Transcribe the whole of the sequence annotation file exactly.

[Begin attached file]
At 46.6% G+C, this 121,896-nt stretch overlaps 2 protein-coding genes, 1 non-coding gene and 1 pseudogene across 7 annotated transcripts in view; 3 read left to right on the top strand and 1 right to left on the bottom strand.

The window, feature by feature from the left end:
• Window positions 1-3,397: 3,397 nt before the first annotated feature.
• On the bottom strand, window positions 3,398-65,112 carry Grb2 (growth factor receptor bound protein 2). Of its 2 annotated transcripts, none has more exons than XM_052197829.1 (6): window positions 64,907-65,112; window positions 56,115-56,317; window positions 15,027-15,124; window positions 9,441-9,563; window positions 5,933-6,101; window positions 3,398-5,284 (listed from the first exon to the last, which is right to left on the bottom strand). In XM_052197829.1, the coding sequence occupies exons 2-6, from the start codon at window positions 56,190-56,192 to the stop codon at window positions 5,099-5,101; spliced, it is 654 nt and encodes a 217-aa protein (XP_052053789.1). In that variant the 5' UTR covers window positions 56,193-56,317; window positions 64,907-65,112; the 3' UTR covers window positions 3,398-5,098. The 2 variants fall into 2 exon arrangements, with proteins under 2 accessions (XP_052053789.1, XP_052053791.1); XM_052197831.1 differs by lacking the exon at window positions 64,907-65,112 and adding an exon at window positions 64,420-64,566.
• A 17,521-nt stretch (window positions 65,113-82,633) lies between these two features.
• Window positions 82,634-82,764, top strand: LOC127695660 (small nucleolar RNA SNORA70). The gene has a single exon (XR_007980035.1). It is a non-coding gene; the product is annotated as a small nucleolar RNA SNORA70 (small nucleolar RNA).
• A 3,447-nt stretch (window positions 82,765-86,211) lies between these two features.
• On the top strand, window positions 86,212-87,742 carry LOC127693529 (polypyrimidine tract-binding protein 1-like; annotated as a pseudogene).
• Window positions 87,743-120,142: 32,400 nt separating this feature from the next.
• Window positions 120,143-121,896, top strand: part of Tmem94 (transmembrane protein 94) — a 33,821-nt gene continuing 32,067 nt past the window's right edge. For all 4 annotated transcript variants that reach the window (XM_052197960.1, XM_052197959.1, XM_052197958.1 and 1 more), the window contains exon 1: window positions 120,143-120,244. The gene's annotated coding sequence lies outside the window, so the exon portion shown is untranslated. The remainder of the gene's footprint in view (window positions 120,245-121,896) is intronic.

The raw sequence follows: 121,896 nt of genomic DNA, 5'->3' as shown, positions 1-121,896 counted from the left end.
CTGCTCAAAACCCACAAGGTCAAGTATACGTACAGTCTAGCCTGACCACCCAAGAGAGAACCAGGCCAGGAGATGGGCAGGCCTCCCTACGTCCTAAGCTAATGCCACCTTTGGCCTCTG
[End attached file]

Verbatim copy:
At 46.6% G+C, this 121,896-nt stretch overlaps 2 protein-coding genes, 1 non-coding gene and 1 pseudogene across 7 annotated transcripts in view; 3 read left to right on the top strand and 1 right to left on the bottom strand.

The window, feature by feature from the left end:
• Window positions 1-3,397: 3,397 nt before the first annotated feature.
• On the bottom strand, window positions 3,398-65,112 carry Grb2 (growth factor receptor bound protein 2). Of its 2 annotated transcripts, none has more exons than XM_052197829.1 (6): window positions 64,907-65,112; window positions 56,115-56,317; window positions 15,027-15,124; window positions 9,441-9,563; window positions 5,933-6,101; window positions 3,398-5,284 (listed from the first exon to the last, which is right to left on the bottom strand). In XM_052197829.1, the coding sequence occupies exons 2-6, from the start codon at window positions 56,190-56,192 to the stop codon at window positions 5,099-5,101; spliced, it is 654 nt and encodes a 217-aa protein (XP_052053789.1). In that variant the 5' UTR covers window positions 56,193-56,317; window positions 64,907-65,112; the 3' UTR covers window positions 3,398-5,098. The 2 variants fall into 2 exon arrangements, with proteins under 2 accessions (XP_052053789.1, XP_052053791.1); XM_052197831.1 differs by lacking the exon at window positions 64,907-65,112 and adding an exon at window positions 64,420-64,566.
• A 17,521-nt stretch (window positions 65,113-82,633) lies between these two features.
• Window positions 82,634-82,764, top strand: LOC127695660 (small nucleolar RNA SNORA70). The gene has a single exon (XR_007980035.1). It is a non-coding gene; the product is annotated as a small nucleolar RNA SNORA70 (small nucleolar RNA).
• A 3,447-nt stretch (window positions 82,765-86,211) lies between these two features.
• On the top strand, window positions 86,212-87,742 carry LOC127693529 (polypyrimidine tract-binding protein 1-like; annotated as a pseudogene).
• Window positions 87,743-120,142: 32,400 nt separating this feature from the next.
• Window positions 120,143-121,896, top strand: part of Tmem94 (transmembrane protein 94) — a 33,821-nt gene continuing 32,067 nt past the window's right edge. For all 4 annotated transcript variants that reach the window (XM_052197960.1, XM_052197959.1, XM_052197958.1 and 1 more), the window contains exon 1: window positions 120,143-120,244. The gene's annotated coding sequence lies outside the window, so the exon portion shown is untranslated. The remainder of the gene's footprint in view (window positions 120,245-121,896) is intronic.

The raw sequence follows: 121,896 nt of genomic DNA, 5'->3' as shown, positions 1-121,896 counted from the left end.
CTGCTCAAAACCCACAAGGTCAAGTATACGTACAGTCTAGCCTGACCACCCAAGAGAGAACCAGGCCAGGAGATGGGCAGGCCTCCCTACGTCCTAAGCTAATGCCACCTTTGGCCTCTG